We further investigated the biological effects of the significant SNPs (rs11571315 and rs5742909). In the reporter assay, Crs11571315 and Crs5742909 were considered as wild type to compare with the sequences of Trs11571315 and Trs5742909. The raw data and the bar chart were shown in supplementary raw data & Supplementary Fig. S1. The transcription activity was evaluated by calculating the luciferase ratio of NanoLuc to Firefly. Then, the luminescence value of the wild type was assumed as a reference for the relative light unit (RLU). The RLU was not different between the rs11571315 with T-allele and C-allele (p = 0.095). However, the RLU of the rs5742909 had statistical significance between the rs5742909 with T-allele and C-allele (p = 0.040). When the rs5742909 carried T-allele, it would decrease 19% of transcription activity.
There are various causes of thrombocytopenia, and the purpose of this study was to investigate the association between immune regulatory genes that are involved in T cell activation and ITP. The subjects with thrombocytopenia caused by organ diseases (such as lesion of liver, kidney, or spleen), drugs, chemoradiotherapy, or HIV were excluded in this research. The inclusion criteria in this study were not only limited to the low platelet counts (< 100 × 109/L) without underlying disease, also known as primary ITP30, but also the patients suffered from thrombocytopenia triggered by autoimmune diseases were also accepted.
The promotion or inhibition of T cell activation is determined by the balance of CD28 and CTLA4 signals31. In addition, the SNPs located in the promoter region might affect the gene expression, and they would influence the level of protein expression and lead to the pathogenesis of disease32. Thus, we focused on the promoter region of CTLA4 and CD28 in this study. Based on our results, we found that the transcription activity was significantly different between rs5742909 with T-allele and C-allele in the functional assay. The previous studies also demonstrated that the gene polymorphism of rs5742909 was associated with autoimmune disease, cancer, and transfusion reaction33,34,35,36. Thus, patients with secondary ITP have an underlying autoimmune disease, and the polymorphisms found in the CTLA4 promoter could be related to the underlying autoimmune disease, and not necessarily to the development of ITP. Moreover, we suggested that the rs11571315 might lead to thrombocytopenia via another pathway rather than affecting CTLA4 expression.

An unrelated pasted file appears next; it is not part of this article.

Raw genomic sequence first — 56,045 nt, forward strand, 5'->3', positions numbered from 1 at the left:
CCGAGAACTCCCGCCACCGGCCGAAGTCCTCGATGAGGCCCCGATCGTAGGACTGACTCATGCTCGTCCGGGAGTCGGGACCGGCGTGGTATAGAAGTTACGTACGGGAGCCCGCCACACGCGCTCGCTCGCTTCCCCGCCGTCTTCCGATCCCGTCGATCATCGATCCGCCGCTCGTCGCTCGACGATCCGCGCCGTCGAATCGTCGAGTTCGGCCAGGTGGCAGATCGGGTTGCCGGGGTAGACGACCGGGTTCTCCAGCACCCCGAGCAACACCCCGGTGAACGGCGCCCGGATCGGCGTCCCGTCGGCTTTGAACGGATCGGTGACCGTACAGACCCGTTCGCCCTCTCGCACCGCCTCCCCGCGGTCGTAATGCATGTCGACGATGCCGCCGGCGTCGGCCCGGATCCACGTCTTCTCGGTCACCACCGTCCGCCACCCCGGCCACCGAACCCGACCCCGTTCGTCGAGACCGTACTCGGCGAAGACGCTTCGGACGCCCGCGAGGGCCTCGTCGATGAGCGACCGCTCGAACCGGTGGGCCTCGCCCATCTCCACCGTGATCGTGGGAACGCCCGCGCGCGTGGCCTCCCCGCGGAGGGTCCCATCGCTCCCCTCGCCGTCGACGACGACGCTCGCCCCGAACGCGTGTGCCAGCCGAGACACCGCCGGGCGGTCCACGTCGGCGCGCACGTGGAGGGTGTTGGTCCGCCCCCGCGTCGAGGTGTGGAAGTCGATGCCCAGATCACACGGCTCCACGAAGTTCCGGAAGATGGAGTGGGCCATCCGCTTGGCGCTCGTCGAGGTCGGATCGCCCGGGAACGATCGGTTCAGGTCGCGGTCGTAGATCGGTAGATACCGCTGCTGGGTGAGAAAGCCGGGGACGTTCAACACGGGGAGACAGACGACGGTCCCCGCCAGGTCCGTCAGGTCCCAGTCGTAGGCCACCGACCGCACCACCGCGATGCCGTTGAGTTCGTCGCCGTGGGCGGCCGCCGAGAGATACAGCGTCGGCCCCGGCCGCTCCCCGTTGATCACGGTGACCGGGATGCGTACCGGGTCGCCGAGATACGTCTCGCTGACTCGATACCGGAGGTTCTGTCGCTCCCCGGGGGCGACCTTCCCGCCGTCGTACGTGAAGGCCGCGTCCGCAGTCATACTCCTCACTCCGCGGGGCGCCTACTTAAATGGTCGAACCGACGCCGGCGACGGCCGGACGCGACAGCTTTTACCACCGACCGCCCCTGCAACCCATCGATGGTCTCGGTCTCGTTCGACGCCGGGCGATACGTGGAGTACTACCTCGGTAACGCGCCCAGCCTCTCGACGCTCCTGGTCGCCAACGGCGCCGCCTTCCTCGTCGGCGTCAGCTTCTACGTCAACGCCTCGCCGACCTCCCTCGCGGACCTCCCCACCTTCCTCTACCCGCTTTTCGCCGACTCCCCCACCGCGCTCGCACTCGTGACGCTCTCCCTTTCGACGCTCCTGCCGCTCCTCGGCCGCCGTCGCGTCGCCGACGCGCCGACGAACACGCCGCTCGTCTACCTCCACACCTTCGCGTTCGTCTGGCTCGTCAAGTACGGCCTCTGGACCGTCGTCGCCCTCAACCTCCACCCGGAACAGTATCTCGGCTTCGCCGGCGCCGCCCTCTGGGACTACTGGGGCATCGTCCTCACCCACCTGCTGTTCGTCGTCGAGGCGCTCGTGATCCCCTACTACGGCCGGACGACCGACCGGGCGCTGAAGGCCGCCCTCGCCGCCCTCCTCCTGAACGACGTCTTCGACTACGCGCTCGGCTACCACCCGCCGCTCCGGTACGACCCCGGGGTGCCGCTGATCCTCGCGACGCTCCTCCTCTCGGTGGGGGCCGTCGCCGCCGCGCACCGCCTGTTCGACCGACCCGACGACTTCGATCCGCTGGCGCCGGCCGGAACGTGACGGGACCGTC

This was the first study in the literature showed that CTLA4 gene polymorphism was related to ITP. The previous ITP-related studies only suggested that CTLA4 gene polymorphism may affect the severity of chronic thrombocytopenia37, or SNPs of CTLA4 were related to the mRNA transcription level. In Yao’s study, they showed that patients with primary ITP had a lower expression level of CTLA4 in Chinese Han children (5.43 ± 3.21 years old) when compared to controls, but the rs11571315 was not susceptible to primary ITP30. However, our data demonstrated that rs11571315 was a susceptible SNP for primary ITP in the Taiwan population. According to these two research pieces, we suggested that environmental factors may play an important role in ITP38, such as infection, cytokine, vaccines, and so on. These environmental factors would affect the changes of epigenetic markers that include DNA methylation, histone modification, micro-RNA regulation, etc. Zhao et al. indicated that CTLA4 plays a role in the pathogenesis of ITP as it relates to histone acetylation39. Additionally, it was suggested that the mechanism of ITP might be different between adults and children. This might be related to the fact that ITP in children is usually benign and self-limited, while ITP in adults is often more chronic and difficult to treat40. In addition, previous study showed that the rs5742909 was not associated with primary ITP in the Chinese Han population41, which was consistent with our results. However, we found that the gene polymorphism of rs5742909 was related to secondary ITP caused by autoimmune disease. Moreover, the rs5742909 had a significant effect on the CTLA4 expression. We could explain that it might play an important role in the development of autoimmune disease.
Our result indicated that only CTLA4 was associated with ITP but not CD28. It may be explained that CTLA4 has a higher affinity to its ligand (B7) than CD2842. Additionally, CTLA4 could have the ability to inhibit T-cell activation without binding B743. Thus, CTLA4 had a greater impact on the pathway of T-cell activation compared to CD28. In addition, B-T (follicular helper T) cell interaction is necessary for ITP induction12. The main biological function of CTLA4 is to down-regulate the activity of helper T cells, and the differentiation of follicular helper T cells is controlled by CTLA4 through the participation of CD28, while the main biological function of CD28 is to modulate the activation of cytotoxic T cell44,45,46. Therefore, the effect of CTLA4 on ITP was more significant than CD28. When the amount of CTLA4 is too few to compete with CD28 for B7, the helper T cells would not be suppressed, which deeply affects the interaction between follicular helper T and B cell20 and then results in an autoimmune response. However, a recent study showed that the rs1980422 located downstream of CD28 was related to ITP47. Therefore, in the future, we should expand the region of gene to explore the SNP associated with ITP.
In conclusion, the present study indicated that CTLA4 gene polymorphism was related to the susceptibility of ITP but not CD28. Helper T cells are majorly regulated by CTLA4, which is involved in the mechanism of ITP, while CD28 is involved in cytotoxic T cell regulation. In addition, based on the results of our study and the literature30, we suggested that the environmental factors would also plays an important role in ITP, and the mechanism of ITP might be different between adults and children. However, the relatively small sample size was a limitation in this study, it should be verified by increasing the number of including subjects.
Materials and methods